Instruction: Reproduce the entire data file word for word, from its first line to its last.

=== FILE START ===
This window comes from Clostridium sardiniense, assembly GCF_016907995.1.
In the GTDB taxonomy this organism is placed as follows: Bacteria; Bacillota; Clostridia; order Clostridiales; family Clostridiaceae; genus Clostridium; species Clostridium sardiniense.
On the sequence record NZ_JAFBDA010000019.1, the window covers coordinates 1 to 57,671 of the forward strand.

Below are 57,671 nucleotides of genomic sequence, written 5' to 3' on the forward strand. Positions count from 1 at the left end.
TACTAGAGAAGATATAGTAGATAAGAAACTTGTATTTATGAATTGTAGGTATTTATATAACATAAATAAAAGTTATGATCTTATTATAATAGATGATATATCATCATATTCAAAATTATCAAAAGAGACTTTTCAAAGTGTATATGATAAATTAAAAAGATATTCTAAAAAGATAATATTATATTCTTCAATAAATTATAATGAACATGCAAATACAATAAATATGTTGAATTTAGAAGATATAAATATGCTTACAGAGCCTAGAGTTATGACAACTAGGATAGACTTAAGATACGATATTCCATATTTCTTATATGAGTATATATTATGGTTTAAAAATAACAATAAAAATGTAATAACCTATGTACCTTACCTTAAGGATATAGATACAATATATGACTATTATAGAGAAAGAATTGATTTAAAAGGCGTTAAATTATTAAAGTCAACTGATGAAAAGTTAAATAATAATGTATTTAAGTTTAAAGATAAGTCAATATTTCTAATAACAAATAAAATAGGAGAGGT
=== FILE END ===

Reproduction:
This window comes from Clostridium sardiniense, assembly GCF_016907995.1.
In the GTDB taxonomy this organism is placed as follows: Bacteria; Bacillota; Clostridia; order Clostridiales; family Clostridiaceae; genus Clostridium; species Clostridium sardiniense.
On the sequence record NZ_JAFBDA010000019.1, the window covers coordinates 1 to 57,671 of the forward strand.

Below are 57,671 nucleotides of genomic sequence, written 5' to 3' on the forward strand. Positions count from 1 at the left end.
TACTAGAGAAGATATAGTAGATAAGAAACTTGTATTTATGAATTGTAGGTATTTATATAACATAAATAAAAGTTATGATCTTATTATAATAGATGATATATCATCATATTCAAAATTATCAAAAGAGACTTTTCAAAGTGTATATGATAAATTAAAAAGATATTCTAAAAAGATAATATTATATTCTTCAATAAATTATAATGAACATGCAAATACAATAAATATGTTGAATTTAGAAGATATAAATATGCTTACAGAGCCTAGAGTTATGACAACTAGGATAGACTTAAGATACGATATTCCATATTTCTTATATGAGTATATATTATGGTTTAAAAATAACAATAAAAATGTAATAACCTATGTACCTTACCTTAAGGATATAGATACAATATATGACTATTATAGAGAAAGAATTGATTTAAAAGGCGTTAAATTATTAAAGTCAACTGATGAAAAGTTAAATAATAATGTATTTAAGTTTAAAGATAAGTCAATATTTCTAATAACAAATAAAATAGGAGAGGT